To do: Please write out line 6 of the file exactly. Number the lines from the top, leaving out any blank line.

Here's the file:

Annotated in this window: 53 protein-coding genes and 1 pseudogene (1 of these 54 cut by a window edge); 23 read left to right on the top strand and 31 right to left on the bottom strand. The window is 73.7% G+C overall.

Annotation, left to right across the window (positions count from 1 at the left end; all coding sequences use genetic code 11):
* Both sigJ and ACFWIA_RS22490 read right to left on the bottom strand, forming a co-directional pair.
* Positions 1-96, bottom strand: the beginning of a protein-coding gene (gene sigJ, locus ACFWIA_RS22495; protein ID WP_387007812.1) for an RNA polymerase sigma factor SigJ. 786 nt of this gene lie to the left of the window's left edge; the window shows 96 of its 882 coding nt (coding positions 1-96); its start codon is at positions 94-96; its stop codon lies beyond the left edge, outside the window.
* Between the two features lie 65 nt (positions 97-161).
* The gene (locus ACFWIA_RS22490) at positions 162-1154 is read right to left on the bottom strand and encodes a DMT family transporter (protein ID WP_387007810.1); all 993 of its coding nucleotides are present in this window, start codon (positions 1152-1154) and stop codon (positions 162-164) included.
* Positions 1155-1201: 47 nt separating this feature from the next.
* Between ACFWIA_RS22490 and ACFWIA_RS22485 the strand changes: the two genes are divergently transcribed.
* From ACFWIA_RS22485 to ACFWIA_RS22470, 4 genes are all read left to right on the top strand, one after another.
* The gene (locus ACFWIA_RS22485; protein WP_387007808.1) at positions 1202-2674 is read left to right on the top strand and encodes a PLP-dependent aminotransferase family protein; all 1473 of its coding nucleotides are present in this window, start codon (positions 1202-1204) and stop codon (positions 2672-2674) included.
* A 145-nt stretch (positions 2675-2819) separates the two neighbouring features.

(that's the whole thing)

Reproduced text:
* The gene (locus ACFWIA_RS22490) at positions 162-1154 is read right to left on the bottom strand and encodes a DMT family transporter (protein ID WP_387007810.1); all 993 of its coding nucleotides are present in this window, start codon (positions 1152-1154) and stop codon (positions 162-164) included.